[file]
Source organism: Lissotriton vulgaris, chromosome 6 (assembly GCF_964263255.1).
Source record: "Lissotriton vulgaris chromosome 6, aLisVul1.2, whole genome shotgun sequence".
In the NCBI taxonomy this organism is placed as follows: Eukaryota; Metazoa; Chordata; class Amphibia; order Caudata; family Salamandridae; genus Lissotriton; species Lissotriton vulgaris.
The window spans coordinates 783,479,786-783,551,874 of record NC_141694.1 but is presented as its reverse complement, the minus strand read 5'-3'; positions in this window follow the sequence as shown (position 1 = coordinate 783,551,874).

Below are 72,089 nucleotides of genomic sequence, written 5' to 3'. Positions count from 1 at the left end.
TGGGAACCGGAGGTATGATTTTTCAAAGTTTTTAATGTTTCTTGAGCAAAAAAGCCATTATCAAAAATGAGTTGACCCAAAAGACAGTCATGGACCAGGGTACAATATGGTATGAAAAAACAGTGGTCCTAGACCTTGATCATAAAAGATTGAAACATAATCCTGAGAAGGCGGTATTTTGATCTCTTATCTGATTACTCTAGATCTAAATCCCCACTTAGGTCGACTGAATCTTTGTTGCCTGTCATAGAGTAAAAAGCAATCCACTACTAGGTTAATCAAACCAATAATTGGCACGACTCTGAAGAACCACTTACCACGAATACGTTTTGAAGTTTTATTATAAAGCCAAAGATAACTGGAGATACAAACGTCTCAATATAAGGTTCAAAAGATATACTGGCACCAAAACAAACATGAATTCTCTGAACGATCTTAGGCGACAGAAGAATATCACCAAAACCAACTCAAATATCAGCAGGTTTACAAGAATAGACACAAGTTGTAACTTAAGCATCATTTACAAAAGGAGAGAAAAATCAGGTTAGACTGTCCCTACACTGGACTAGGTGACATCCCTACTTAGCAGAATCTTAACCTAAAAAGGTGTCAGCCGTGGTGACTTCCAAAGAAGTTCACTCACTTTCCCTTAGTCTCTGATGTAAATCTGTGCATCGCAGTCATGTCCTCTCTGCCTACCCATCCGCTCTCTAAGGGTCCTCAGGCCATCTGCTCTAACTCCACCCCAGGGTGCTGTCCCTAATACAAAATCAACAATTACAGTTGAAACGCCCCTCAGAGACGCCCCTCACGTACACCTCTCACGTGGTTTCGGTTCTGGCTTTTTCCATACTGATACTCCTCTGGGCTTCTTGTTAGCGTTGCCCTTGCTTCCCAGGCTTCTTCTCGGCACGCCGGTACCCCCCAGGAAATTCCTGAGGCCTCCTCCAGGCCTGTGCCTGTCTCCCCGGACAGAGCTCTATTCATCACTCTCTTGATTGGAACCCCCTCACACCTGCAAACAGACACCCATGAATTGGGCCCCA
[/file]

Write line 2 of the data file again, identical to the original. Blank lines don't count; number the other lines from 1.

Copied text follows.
Source record: "Lissotriton vulgaris chromosome 6, aLisVul1.2, whole genome shotgun sequence".